Reality on Sequestration and Defense Strategy

August 1, 2012

Today the House of Representatives declined again to pass tax cuts for the middle class, as House Armed Services summons defense officials to bemoan the sequester legislation that the same House passed one year ago tomorrow. So far, the debate has put bluster over solutions and millionaires’ tax cuts over funding for the U.S. military. National security leaders have called on Congress to make hard choices that will strengthen our economy – the foundation of our security – and protect civilian and defense workers alike. The public understands that defense, especially wasteful and outdated programs, must be on the table. What is needed is a strategy-led approach to the Pentagon budget that takes into account available resources – the approach that the administration has been pursuing.

Debate promotes bluster over solutions, millionaires over military. The Washington Post’s Greg Sargent points out the realities behind the campaign-funded sequester tour of Senator McCain (R-AZ) and others: “Democrats can fairly point out that they already agreed to spending cuts demanded by Republicans as part of the 2011 government shutdown and debt ceiling fights. Republicans, by contrast, have not agreed to new revenues. Republicans will vote against the Dem tax cut plan in the House this week, and don’t seem prepared to support any tax hikes on the rich as part of any deal to avoid the sequestered cuts.”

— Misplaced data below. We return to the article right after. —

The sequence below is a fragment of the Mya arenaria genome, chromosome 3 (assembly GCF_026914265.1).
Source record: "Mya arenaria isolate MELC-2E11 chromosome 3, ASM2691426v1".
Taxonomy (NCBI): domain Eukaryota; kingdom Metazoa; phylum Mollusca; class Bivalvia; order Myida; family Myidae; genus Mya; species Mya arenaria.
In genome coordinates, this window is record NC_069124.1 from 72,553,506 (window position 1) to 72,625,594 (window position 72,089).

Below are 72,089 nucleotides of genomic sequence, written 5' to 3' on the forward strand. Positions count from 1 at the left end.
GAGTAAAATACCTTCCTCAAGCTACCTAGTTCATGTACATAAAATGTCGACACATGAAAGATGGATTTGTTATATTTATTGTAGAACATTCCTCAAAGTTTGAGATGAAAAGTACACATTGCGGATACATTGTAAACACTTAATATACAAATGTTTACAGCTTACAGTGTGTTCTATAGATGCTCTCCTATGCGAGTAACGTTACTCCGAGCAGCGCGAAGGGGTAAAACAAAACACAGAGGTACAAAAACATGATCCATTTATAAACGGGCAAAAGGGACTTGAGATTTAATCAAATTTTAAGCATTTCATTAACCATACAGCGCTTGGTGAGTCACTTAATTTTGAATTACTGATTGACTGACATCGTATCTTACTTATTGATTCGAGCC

Journalistic fact-checkers have dismantled Governor Romney’s claim that the administration is imposing a trillion-dollar cut on the Pentagon. The Associated Press points out, “Romney ignores the central role that Congress played last summer in setting the stage for such a massive cut in the Pentagon’s budget… It was House Speaker John Boehner, R-Ohio, who originally insisted that the increase in the debt limit be matched by deficit cuts at least as large… It was House Speaker John Boehner, R-Ohio, who originally insisted that the increase in the debt limit be matched by deficit cuts at least as large.” [Greg Sargent, 7/31/12. Associated Press, 7/25/12]

A forward-looking, balanced defense strategy will meet 21st-century challenges and conserve resources:

The military is being rebalanced for the strategic needs of the future. In January, the Department of Defense released the beginnings of a new defense strategy to rebalance the military “at a moment of transition” as “we end today’s wars [in Iraq and Afghanistan]” and move forward to “focus on a broader range of challenges and opportunities, including the security and prosperity of the Asia Pacific.”  That transition also involves budgetary realities, especially working within “reductions in federal spending, including military spending.” [Department of Defense, 1/12]

There is a concerted effort among national security experts to further develop the strategy. For example, the Center for New American Security recently released a detailed blueprint that builds on the Pentagon’s strategy to achieve “sustainable preeminence” and “maintain America’s military preeminence but spend less on defense by operating more efficiently and effectively.” [David Barno et al., 5/23/12]